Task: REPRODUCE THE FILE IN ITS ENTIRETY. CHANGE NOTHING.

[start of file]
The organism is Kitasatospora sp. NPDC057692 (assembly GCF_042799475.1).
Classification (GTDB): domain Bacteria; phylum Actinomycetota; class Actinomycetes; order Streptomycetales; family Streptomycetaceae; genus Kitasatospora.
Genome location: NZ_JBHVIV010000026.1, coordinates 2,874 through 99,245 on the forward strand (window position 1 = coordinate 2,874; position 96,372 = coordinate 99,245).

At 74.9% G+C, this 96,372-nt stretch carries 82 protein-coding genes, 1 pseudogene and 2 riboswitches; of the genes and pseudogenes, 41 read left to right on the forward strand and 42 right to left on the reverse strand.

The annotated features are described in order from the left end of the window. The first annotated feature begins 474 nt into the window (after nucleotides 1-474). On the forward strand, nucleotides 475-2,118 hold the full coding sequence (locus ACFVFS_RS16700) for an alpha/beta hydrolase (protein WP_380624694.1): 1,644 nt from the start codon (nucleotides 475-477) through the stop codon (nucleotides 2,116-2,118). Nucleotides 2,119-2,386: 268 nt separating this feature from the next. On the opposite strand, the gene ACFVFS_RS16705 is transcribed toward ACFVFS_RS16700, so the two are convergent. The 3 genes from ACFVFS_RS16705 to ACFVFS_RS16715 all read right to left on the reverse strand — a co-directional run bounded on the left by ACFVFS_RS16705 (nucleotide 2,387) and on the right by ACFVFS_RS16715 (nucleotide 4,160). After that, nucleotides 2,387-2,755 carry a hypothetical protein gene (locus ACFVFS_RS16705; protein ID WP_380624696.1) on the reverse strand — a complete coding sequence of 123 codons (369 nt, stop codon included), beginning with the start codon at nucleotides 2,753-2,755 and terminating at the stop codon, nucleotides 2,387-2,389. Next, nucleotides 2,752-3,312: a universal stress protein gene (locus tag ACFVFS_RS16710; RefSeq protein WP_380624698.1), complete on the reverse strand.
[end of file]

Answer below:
The organism is Kitasatospora sp. NPDC057692 (assembly GCF_042799475.1).
Classification (GTDB): domain Bacteria; phylum Actinomycetota; class Actinomycetes; order Streptomycetales; family Streptomycetaceae; genus Kitasatospora.
Genome location: NZ_JBHVIV010000026.1, coordinates 2,874 through 99,245 on the forward strand (window position 1 = coordinate 2,874; position 96,372 = coordinate 99,245).

At 74.9% G+C, this 96,372-nt stretch carries 82 protein-coding genes, 1 pseudogene and 2 riboswitches; of the genes and pseudogenes, 41 read left to right on the forward strand and 42 right to left on the reverse strand.

The annotated features are described in order from the left end of the window. The first annotated feature begins 474 nt into the window (after nucleotides 1-474). On the forward strand, nucleotides 475-2,118 hold the full coding sequence (locus ACFVFS_RS16700) for an alpha/beta hydrolase (protein WP_380624694.1): 1,644 nt from the start codon (nucleotides 475-477) through the stop codon (nucleotides 2,116-2,118). Nucleotides 2,119-2,386: 268 nt separating this feature from the next. On the opposite strand, the gene ACFVFS_RS16705 is transcribed toward ACFVFS_RS16700, so the two are convergent. The 3 genes from ACFVFS_RS16705 to ACFVFS_RS16715 all read right to left on the reverse strand — a co-directional run bounded on the left by ACFVFS_RS16705 (nucleotide 2,387) and on the right by ACFVFS_RS16715 (nucleotide 4,160). After that, nucleotides 2,387-2,755 carry a hypothetical protein gene (locus ACFVFS_RS16705; protein ID WP_380624696.1) on the reverse strand — a complete coding sequence of 123 codons (369 nt, stop codon included), beginning with the start codon at nucleotides 2,753-2,755 and terminating at the stop codon, nucleotides 2,387-2,389. Next, nucleotides 2,752-3,312: a universal stress protein gene (locus tag ACFVFS_RS16710; RefSeq protein WP_380624698.1), complete on the reverse strand.